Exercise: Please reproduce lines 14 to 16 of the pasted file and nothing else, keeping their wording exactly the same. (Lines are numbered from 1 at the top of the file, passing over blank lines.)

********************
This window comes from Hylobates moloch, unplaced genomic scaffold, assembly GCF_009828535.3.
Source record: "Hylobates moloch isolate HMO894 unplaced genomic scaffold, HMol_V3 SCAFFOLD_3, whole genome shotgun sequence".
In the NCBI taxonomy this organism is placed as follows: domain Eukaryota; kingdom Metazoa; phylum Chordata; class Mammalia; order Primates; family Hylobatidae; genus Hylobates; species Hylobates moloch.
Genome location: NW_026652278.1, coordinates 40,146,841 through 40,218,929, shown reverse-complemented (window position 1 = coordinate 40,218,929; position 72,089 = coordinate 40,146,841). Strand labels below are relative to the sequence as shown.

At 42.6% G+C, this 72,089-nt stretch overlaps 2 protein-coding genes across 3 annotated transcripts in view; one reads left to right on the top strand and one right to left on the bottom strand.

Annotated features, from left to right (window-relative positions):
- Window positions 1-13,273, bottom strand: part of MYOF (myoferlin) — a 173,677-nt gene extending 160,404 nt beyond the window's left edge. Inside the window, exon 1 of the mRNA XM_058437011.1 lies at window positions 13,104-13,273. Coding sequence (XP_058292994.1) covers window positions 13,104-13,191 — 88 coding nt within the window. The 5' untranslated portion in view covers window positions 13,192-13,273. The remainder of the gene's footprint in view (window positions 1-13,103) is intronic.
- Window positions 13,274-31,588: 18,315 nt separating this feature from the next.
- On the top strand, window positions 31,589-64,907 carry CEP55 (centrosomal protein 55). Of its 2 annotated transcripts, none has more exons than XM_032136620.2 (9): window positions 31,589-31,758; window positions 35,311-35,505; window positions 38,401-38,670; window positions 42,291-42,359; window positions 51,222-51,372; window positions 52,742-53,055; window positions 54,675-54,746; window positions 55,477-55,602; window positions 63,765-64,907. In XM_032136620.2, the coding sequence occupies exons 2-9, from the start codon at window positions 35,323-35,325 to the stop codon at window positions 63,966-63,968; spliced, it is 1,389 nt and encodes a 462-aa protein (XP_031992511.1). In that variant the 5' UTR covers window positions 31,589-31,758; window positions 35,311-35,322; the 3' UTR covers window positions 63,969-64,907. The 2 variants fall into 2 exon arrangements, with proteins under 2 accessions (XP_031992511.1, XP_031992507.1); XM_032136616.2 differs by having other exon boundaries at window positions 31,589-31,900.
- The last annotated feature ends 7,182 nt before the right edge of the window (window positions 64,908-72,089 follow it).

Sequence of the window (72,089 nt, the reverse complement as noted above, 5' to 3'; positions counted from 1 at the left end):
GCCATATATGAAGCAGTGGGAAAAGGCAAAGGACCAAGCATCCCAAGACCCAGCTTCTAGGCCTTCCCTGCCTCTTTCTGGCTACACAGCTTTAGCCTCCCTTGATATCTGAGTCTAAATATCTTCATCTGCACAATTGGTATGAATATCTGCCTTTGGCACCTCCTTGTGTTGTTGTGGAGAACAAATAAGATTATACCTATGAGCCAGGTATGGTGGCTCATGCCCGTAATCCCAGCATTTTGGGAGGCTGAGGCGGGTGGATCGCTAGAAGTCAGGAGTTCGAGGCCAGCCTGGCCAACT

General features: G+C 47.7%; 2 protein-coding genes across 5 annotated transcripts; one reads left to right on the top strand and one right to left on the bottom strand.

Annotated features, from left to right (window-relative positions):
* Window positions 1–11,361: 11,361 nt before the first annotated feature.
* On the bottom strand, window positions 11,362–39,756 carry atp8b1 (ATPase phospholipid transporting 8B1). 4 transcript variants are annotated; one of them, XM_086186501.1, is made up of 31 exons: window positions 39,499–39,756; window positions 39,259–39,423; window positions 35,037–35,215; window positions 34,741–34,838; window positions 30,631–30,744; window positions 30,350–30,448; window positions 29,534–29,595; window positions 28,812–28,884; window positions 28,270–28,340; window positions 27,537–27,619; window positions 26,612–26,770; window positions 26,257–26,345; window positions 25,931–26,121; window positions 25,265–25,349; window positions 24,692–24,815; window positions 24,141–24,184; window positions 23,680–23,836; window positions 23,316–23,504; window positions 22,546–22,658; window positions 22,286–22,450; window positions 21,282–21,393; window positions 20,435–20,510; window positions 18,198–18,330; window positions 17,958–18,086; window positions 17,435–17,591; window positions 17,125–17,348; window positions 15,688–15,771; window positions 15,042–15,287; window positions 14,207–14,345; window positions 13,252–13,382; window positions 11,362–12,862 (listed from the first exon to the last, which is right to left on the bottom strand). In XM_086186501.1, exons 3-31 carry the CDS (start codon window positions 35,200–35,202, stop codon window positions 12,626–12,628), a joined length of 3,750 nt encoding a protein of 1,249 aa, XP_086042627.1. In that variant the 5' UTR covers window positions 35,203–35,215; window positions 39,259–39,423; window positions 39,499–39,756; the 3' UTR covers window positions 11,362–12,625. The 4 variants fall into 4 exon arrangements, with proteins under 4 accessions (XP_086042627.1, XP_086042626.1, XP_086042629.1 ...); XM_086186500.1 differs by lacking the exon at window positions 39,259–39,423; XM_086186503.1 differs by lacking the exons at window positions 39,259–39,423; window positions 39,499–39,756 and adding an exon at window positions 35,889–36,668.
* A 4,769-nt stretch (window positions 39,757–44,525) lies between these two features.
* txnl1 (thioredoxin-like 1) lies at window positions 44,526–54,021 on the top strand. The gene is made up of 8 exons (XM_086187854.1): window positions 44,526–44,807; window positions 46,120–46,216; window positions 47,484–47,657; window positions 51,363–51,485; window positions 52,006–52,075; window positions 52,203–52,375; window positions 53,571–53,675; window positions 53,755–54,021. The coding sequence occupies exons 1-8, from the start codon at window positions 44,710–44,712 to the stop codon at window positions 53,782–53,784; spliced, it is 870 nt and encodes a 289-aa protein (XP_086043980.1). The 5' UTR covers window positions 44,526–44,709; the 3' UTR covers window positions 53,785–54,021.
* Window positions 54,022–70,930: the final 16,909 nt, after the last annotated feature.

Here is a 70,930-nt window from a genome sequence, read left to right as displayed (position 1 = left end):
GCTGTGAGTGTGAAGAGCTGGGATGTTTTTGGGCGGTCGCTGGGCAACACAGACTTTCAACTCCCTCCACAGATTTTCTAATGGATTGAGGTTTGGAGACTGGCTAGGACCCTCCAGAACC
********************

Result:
Annotated features, from left to right (window-relative positions):
* Window positions 1–11,361: 11,361 nt before the first annotated feature.
* On the bottom strand, window positions 11,362–39,756 carry atp8b1 (ATPase phospholipid transporting 8B1). 4 transcript variants are annotated; one of them, XM_086186501.1, is made up of 31 exons: window positions 39,499–39,756; window positions 39,259–39,423; window positions 35,037–35,215; window positions 34,741–34,838; window positions 30,631–30,744; window positions 30,350–30,448; window positions 29,534–29,595; window positions 28,812–28,884; window positions 28,270–28,340; window positions 27,537–27,619; window positions 26,612–26,770; window positions 26,257–26,345; window positions 25,931–26,121; window positions 25,265–25,349; window positions 24,692–24,815; window positions 24,141–24,184; window positions 23,680–23,836; window positions 23,316–23,504; window positions 22,546–22,658; window positions 22,286–22,450; window positions 21,282–21,393; window positions 20,435–20,510; window positions 18,198–18,330; window positions 17,958–18,086; window positions 17,435–17,591; window positions 17,125–17,348; window positions 15,688–15,771; window positions 15,042–15,287; window positions 14,207–14,345; window positions 13,252–13,382; window positions 11,362–12,862 (listed from the first exon to the last, which is right to left on the bottom strand). In XM_086186501.1, exons 3-31 carry the CDS (start codon window positions 35,200–35,202, stop codon window positions 12,626–12,628), a joined length of 3,750 nt encoding a protein of 1,249 aa, XP_086042627.1. In that variant the 5' UTR covers window positions 35,203–35,215; window positions 39,259–39,423; window positions 39,499–39,756; the 3' UTR covers window positions 11,362–12,625. The 4 variants fall into 4 exon arrangements, with proteins under 4 accessions (XP_086042627.1, XP_086042626.1, XP_086042629.1 ...); XM_086186500.1 differs by lacking the exon at window positions 39,259–39,423; XM_086186503.1 differs by lacking the exons at window positions 39,259–39,423; window positions 39,499–39,756 and adding an exon at window positions 35,889–36,668.